Drawing is the first skill that you need to learn as an artist. Initial sketches are used in every other art: painting, stained-glass, jewelry, sculpture, and more. Drawing on the Right Side of the Brain: The Definitive, 4th Edition by Betty Edwards will teach you how to learn to draw what you see. If you can’t make art in simple black lines then it makes it so much harder when you try to add value, shape, and color. Drawing Atelier by Jon deMartin will teach you what you should’ve been taught in art school: the process that classical and master artists used to create their drawings and a good foundation for creating thumbnails and sketches that will eventually become other works of art. These two books together will help you create the drawing for your painting; what the Renaissance artists would have called the composition or cartoon.

Drawing on the Right Side of the Brain: The Definitive, 4th Edition by Betty Edwards

Drawing Atelier by Jon deMartin

Being Bad

Posted on: May 3rd, 2018 by Nathan E. Lilly

I don’t think I’m getting my thoughts out properly. It feels like there’s a gap between what I want to say (portray, write, etc.) and what I actually say. I’m clumsily groping for the words to express what I’m trying to say. The solution: allow yourself to do things badly.

  • Make 1000 bad drawings
  • Paint 1000 bad paintings
  • Write 1000 bad blog posts
  • Play 1000 piano songs, badly

It’s not that I’m setting out to make anything that’s bad, but that I’m making things and allowing them to be bad. The only way to get better is to allow yourself the opportunity to do bad work.

I forgot that I was doing this (this blog; this artwork; etc.) for myself. Everything doesn’t have to be perfectly crafted for display to others. Sometimes it’s more important to get the ideas out as they happen. That’s the reason why I promised myself to do 50 posts in a year. Some of it will be rushed, premature, poorly thought out, but the main goal is to just get it out. This isn’t a place to withhold.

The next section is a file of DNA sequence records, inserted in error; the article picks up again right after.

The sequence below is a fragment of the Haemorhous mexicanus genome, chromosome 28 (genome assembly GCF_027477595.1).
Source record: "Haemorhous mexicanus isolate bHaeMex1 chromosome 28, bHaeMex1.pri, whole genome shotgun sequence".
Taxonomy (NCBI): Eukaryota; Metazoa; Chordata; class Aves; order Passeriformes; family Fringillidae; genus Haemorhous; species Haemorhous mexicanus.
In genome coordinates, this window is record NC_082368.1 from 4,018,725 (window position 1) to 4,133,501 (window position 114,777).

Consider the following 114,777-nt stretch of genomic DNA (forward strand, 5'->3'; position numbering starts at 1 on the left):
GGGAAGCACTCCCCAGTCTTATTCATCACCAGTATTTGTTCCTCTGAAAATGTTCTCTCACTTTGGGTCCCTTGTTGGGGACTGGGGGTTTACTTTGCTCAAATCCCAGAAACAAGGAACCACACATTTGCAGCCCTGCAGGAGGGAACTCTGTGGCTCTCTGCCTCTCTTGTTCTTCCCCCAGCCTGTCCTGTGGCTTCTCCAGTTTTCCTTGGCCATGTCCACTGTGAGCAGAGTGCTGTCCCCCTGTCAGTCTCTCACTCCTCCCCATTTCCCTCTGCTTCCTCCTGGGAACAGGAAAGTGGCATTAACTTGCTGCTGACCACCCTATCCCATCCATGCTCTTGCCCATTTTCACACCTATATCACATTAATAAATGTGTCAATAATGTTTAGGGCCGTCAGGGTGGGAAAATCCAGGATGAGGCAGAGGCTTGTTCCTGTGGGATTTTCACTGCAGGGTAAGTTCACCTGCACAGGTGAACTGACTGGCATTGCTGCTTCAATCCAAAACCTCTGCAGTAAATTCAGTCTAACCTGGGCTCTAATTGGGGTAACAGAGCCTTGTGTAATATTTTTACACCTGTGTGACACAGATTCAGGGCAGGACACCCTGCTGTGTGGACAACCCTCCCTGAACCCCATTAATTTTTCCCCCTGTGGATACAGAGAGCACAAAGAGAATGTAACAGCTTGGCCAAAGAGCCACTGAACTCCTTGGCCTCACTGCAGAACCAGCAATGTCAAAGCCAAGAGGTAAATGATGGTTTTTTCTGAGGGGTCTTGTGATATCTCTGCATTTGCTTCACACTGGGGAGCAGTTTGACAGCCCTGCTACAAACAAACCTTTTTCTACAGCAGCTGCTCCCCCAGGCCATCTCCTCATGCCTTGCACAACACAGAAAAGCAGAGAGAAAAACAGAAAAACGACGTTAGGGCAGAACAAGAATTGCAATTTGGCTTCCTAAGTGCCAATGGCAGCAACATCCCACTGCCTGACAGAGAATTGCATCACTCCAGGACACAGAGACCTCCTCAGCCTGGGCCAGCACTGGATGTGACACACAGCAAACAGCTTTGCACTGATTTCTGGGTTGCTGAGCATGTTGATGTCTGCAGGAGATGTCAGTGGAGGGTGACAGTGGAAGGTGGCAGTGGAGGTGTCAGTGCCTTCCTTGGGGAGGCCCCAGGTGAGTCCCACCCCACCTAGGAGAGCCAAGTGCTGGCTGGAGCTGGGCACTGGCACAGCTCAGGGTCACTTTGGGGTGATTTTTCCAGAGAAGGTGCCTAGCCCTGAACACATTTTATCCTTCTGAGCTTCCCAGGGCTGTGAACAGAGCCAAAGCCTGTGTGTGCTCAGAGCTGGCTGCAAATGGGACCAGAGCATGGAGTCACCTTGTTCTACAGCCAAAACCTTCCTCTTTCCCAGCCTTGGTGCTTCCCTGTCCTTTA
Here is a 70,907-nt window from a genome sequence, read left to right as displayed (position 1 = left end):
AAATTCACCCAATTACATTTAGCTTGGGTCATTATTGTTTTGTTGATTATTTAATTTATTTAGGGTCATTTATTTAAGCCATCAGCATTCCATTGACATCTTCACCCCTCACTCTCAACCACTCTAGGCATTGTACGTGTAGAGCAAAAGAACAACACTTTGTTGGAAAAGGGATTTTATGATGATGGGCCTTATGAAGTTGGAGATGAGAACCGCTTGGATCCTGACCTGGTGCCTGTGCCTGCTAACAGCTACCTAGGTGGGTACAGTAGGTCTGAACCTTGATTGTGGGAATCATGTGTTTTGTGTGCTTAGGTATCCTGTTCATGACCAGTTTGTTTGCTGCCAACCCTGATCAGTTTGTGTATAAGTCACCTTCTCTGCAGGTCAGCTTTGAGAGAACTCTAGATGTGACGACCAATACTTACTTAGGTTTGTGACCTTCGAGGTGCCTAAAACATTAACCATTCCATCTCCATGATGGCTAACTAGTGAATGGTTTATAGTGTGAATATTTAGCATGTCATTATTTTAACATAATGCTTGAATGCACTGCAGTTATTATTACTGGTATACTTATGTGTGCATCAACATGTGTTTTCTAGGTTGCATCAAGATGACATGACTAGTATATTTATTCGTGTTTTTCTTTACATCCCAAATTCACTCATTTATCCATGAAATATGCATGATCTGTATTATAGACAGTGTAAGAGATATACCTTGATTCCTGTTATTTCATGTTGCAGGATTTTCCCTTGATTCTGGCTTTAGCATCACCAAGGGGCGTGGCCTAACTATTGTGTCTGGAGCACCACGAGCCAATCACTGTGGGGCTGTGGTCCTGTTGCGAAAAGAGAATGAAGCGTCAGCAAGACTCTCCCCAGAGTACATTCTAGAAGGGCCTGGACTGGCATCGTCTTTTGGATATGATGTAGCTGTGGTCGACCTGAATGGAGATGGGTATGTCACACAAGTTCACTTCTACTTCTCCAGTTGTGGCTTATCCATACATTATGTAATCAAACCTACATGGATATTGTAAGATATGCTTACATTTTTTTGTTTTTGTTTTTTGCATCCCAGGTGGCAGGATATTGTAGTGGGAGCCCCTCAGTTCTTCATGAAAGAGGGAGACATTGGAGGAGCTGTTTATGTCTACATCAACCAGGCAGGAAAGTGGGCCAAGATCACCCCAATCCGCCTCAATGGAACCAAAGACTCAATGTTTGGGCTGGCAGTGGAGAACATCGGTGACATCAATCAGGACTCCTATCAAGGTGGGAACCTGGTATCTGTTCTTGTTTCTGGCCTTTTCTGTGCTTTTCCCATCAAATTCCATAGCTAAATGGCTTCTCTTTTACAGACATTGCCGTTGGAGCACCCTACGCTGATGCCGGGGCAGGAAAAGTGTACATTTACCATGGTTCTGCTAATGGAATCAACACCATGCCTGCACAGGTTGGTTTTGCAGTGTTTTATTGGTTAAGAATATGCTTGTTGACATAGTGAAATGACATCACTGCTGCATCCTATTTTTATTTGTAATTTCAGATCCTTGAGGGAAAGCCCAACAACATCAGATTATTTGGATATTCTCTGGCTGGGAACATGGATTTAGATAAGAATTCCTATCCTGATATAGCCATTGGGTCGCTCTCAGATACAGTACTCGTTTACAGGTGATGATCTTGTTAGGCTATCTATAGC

Doing something badly isn’t a waste of time. The biggest unknown challenge for an artist is to get good before they realize that they’re doing it badly. That’s why so many people give up art when they’re still children. They realize that they’re not very good. People who do art well into adulthood blissfully keep making art until they’re well past the point that they realize their childhood art wasn’t very good. They’ll look back at their early art and think to themselves, “I can’t believe I thought that was good.”

The hardest obstacle to get over is for an artist is to not be very good; to know they’re not very good; and yet still need to do art, to know that they need to do art to get better, and to know that they won’t get better without doing the art that they know will be bad.

2018 goals: first 3 months

Posted on: April 6th, 2018 by Nathan E. Lilly

The bitter cold and late snow has slowed me down in some of my goals, but it’s still early enough to make gains. Here’s the current status of my 2018 goals…

By the end of 2018 I’d like to have:

  • Painted 50 paintings: Expected: 12; Actual: 0.
  • Ran a cumulative 1000 miles: Expected: 250; Actual: 42 miles.
  • Written 50 blog posts: Expected: 12 Actual: 7 (with 4 more in the chamber).
  • Posted 12 videos on YouTube: Expected: 3; Actual: 0.
  • Created a portfolio of 12 graphic design works: I have a list, I have thumbnails of some of the items in the list, and I should start churning them out soon.
  • Practiced the trumpet for 50 hours: Expected: 0; Actual: 0.
  • Run a 5k race in under 24 minutes: Expected: not yet; Actual: Race season just started.
  • Run a marathon in under 5 hours: Expected: not yet; Actual: Race season just started, but I feel good about his after the Love Run in March.
  • Lifted 1000# in the big 3 lifts: Expected: not yet; Actual: I will get there.
  • Settled my remaining SF/F/H debts: working on it.

Projects I’d like to complete this year:

  • Launch a new SF/F/H online magazine with an associated podcast: gearing up in Q2; launch in Q3?
  • Edit and publish one anthology/collection: in the queue.
  • Create and publish a mobile app: v1 requirements are being worked on.
  • Write and submit a technical article: no, but I know what I’m writing.